Ms. A, a telemarketer with a call center at a distribution company was a regular employee of a mid-sized IT company eight years ago. After she had her baby, she quit work because she found it too difficult to continue work while caring for her newborn baby. Her husband’s salary alone was soon not enough to meet their living expenses and their child’s education fees. After her child was older, Ms. A began looking for employment, but no one wanted to hire her. Ms. A eventually found an advertisement for a job with the same hours that she had eight years ago, but for half the salary. What’s worse is that the job was a contracted job, and the contract renewal was always uncertain.
As the economic recession in Korea continues, many people now say that the most important asset is neither a house nor savings, but rather a “job.” It comes as no surprise then that the number of married women who are seeking jobs is rapidly increasing. In particular, the number of women over the age of 60 seeking employment is significantly increasing. It remains difficult for women who have left their jobs to raise children or for other purposes to re-enter the work force by gaining quality employment.
|The first“Married Immigrant Women Cooperatives”||Photo of a meeting of married women immigrants|
After completing the Software Instructor Course at the Songpa Women’s Research Center, Ms. B, who once worked as a freelancer and housewife, is now an instructor of IoT at an elementary school after-school activity program. She now earns a living teaching children how to use IoT in their daily lives. It was the Seoul Metropolitan Government (SMG)’s launching of job and training programs for women that enabled her to acquire the skills needed to land the job. SMG has identified four sustainable high-quality job types for women that meet future industry demnds, and has launched training programs, collectively titled the ‘Women’s Promising Job Training Program’, to equip women with the skills needed in each sector.
|2016 SMG Women’s Promising Job Training Programs||2016 SMG Women’s Job Fair|
The SMG designated the Jungbu Women’s Resources Development Center as an operator of its women’s job training program, and entrusted the center with the overall training process, from education to employment support following the completion of the program. The Women’s Promising Jobs Training program is part of SMG’s job creation support plan for women whose careers were disrupted due to childrearing, and incorporates feedback obtained from the “2015 Seoul Employment Trail” event.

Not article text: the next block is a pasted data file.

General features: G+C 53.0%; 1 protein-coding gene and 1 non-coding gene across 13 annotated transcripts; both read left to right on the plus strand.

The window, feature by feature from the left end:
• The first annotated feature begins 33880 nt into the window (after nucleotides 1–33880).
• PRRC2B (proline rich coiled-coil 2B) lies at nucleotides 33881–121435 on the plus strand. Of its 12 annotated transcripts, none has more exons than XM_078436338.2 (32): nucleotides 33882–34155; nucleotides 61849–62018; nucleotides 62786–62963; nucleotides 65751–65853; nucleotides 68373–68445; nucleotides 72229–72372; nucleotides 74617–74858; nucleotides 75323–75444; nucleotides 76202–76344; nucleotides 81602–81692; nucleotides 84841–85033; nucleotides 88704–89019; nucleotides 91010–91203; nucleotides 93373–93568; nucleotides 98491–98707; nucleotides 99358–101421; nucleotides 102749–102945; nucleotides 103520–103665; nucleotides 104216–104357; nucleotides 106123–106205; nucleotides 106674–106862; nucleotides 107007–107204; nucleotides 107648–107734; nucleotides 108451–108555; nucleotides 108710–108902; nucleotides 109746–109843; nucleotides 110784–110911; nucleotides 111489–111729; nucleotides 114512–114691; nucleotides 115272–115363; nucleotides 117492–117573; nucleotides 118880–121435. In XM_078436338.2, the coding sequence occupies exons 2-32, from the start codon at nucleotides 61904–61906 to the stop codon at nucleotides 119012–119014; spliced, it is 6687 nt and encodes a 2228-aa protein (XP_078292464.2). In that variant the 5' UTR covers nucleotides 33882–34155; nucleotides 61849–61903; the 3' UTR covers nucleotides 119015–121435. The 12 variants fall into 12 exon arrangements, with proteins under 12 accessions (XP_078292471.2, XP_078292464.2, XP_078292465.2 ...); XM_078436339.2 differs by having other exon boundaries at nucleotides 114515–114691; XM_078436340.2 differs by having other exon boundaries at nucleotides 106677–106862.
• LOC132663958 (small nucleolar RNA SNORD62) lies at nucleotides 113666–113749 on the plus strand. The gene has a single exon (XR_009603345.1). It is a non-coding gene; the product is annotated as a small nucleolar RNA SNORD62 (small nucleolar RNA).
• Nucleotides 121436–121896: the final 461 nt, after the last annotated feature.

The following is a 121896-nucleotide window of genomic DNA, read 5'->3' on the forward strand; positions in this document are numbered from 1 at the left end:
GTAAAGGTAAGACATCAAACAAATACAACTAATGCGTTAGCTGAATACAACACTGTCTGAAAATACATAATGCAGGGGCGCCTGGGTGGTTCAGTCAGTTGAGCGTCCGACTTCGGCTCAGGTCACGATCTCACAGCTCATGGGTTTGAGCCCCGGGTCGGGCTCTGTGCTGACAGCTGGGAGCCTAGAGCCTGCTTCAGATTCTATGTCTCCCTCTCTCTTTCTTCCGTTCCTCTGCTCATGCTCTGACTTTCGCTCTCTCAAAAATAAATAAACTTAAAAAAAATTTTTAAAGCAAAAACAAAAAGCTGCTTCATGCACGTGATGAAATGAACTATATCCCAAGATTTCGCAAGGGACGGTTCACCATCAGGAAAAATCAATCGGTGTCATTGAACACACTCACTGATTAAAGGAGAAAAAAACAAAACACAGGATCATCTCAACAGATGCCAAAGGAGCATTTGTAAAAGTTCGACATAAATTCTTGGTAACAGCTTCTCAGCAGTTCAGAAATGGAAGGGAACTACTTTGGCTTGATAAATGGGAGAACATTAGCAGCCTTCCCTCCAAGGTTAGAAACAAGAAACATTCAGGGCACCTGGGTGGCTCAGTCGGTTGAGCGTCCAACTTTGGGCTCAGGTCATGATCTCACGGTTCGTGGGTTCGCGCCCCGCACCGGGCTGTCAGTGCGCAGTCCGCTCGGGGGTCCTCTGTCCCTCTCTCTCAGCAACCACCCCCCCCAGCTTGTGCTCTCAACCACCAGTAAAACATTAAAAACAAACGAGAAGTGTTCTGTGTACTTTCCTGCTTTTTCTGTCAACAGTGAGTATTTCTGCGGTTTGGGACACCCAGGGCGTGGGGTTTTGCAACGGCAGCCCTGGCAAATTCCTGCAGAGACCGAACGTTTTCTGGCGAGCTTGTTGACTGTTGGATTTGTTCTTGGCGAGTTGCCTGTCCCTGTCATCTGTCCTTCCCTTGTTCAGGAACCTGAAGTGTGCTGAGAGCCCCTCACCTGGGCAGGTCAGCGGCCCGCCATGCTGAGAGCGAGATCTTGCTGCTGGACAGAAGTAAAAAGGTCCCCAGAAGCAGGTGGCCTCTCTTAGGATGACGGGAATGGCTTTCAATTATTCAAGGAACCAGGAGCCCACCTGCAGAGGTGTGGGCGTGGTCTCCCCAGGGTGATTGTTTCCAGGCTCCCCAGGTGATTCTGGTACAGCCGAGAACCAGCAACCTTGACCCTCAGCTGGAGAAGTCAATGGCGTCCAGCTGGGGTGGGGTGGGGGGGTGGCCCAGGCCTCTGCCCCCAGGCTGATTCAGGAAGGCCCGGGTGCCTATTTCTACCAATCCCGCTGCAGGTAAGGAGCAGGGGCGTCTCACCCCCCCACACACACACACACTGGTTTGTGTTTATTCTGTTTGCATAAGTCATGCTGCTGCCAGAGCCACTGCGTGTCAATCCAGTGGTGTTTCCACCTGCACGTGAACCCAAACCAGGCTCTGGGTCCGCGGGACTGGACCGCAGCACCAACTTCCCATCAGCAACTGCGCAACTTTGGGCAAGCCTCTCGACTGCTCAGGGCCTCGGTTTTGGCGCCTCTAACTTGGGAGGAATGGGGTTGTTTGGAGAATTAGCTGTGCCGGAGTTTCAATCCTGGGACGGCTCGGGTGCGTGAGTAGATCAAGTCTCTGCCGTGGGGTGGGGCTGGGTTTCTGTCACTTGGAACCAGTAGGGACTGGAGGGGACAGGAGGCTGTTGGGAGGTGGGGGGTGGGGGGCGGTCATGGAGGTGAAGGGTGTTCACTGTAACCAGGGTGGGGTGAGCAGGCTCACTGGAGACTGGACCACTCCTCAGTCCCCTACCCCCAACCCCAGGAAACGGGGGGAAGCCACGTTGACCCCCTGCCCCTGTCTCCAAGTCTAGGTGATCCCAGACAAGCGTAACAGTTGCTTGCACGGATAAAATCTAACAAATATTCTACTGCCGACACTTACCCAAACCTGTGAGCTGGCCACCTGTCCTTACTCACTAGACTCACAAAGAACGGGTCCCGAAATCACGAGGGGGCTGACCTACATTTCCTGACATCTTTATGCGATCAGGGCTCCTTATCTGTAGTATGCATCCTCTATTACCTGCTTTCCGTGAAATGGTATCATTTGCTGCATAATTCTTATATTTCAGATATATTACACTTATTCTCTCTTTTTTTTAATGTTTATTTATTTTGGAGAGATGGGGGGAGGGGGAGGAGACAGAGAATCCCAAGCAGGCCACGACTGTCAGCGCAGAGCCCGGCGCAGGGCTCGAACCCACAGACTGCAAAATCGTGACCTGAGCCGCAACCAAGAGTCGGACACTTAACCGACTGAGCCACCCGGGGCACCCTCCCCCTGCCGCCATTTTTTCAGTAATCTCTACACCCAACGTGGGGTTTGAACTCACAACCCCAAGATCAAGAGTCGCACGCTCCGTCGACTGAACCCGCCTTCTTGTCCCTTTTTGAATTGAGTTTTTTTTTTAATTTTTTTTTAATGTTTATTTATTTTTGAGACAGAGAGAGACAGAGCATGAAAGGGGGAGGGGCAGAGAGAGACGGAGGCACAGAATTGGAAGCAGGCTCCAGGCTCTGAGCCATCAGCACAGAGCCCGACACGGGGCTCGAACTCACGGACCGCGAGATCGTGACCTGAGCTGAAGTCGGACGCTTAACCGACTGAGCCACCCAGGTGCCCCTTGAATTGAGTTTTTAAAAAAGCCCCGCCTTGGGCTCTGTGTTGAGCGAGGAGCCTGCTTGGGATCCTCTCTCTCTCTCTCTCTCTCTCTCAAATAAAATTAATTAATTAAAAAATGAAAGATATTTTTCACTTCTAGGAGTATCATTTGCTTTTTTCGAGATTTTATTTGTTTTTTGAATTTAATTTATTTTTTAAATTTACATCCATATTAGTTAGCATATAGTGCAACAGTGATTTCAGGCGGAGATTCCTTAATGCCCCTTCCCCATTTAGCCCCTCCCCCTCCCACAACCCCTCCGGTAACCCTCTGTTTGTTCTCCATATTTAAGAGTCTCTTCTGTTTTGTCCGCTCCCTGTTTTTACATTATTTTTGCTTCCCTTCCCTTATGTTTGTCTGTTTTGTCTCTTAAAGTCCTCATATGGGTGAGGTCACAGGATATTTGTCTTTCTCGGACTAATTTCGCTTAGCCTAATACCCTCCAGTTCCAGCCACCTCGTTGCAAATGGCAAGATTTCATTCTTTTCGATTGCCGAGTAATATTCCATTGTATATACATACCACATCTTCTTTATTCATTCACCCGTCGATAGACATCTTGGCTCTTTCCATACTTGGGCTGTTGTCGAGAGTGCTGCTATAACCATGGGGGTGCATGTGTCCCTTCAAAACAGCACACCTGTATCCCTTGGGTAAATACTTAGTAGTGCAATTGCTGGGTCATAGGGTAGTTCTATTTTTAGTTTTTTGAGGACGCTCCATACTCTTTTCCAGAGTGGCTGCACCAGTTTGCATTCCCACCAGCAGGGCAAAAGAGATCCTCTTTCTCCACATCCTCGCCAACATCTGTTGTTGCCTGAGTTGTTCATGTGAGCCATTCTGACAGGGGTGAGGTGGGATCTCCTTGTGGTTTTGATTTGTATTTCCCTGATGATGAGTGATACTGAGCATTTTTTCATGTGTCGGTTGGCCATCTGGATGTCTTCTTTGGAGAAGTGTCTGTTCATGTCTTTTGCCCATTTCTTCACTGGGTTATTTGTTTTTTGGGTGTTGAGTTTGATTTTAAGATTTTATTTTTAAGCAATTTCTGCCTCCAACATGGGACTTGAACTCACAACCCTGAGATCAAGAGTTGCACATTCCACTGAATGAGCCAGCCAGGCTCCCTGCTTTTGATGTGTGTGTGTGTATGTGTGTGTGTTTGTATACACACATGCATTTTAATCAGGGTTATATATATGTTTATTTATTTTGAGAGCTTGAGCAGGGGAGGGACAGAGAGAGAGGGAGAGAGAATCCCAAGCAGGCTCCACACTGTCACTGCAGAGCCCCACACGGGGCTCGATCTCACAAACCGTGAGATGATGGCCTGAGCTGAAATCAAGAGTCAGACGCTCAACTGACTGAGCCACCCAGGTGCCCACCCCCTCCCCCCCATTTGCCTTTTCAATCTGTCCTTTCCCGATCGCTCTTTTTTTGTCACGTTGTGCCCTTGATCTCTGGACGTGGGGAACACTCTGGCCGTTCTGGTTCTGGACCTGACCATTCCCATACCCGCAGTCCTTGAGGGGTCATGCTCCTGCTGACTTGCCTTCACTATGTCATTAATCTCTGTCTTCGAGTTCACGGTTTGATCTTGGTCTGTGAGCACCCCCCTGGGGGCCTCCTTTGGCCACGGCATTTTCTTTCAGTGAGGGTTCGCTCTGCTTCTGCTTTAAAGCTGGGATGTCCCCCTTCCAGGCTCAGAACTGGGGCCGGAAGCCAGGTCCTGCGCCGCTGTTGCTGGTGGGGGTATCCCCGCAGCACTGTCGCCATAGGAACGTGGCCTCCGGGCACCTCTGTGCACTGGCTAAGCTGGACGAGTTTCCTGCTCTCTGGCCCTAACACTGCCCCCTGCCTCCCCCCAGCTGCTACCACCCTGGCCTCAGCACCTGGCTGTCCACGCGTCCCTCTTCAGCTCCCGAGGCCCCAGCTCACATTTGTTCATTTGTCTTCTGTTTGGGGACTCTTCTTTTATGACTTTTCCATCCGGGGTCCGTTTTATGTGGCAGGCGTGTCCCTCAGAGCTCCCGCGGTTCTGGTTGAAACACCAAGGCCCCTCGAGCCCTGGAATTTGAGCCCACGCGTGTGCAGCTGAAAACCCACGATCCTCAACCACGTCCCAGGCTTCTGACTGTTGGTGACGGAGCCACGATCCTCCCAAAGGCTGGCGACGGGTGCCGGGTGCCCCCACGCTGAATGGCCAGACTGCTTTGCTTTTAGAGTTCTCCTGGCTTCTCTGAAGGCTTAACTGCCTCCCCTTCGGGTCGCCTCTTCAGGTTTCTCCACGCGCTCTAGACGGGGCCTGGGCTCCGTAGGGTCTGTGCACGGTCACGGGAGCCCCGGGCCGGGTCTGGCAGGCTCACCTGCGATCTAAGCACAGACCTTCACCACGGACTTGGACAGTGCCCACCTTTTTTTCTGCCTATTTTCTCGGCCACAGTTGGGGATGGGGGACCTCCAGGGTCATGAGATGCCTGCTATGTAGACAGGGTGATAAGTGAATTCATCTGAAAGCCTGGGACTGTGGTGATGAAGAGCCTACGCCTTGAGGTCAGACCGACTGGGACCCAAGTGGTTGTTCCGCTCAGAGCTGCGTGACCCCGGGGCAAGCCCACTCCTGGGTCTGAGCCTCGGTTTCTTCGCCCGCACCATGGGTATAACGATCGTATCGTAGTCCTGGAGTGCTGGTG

One of the designated “four promising jobs for women” is that of an applications and software pre-production tester. The job entails testing and detecting the problems and/or deficiencies of mobile applications and software before the products are officially launched. The job of a pet sitter, another selected promising job, involves taking care of pets when their owners are absent due to business trips, traveling, or other reasons.
The third promising job selected by the SMG is that of a sleep consultant, which is a person who provides personalized, tailored consultations for people regarding their individual constitutions, sleeping habits, and bedding environment so those suffering from sleep disorders can finally enjoy a healthy, good night’s sleep. The fourth and final promising job is that of an IoT instructor who teaches children how to use IoT in their daily lives and handle IoT products without needing special expertise.
The SMG has already recruited trainees for the aforementioned four promising job types and has conducted specialized training programs that combine educational theories and practical skills. Following the results of a pilot project, the SMG has continued to improve the program to meet the real-life needs of each targeted industry. In the future, the city government plans to continue to broaden the scope of the program.
The promising job types for 2016 were selected by the SMG by having industry experts assess which job types most likely required or favored female workers and had promising futures (i.e. those that were expected to require an increased number of workers domestically). During the assessment of potential jobs, emphasis was placed on job sustainability rather than job salary or employment type.
|Students learn theory in the International Medical Tourism Coordinator Course||Field training for tourism interpreter guides|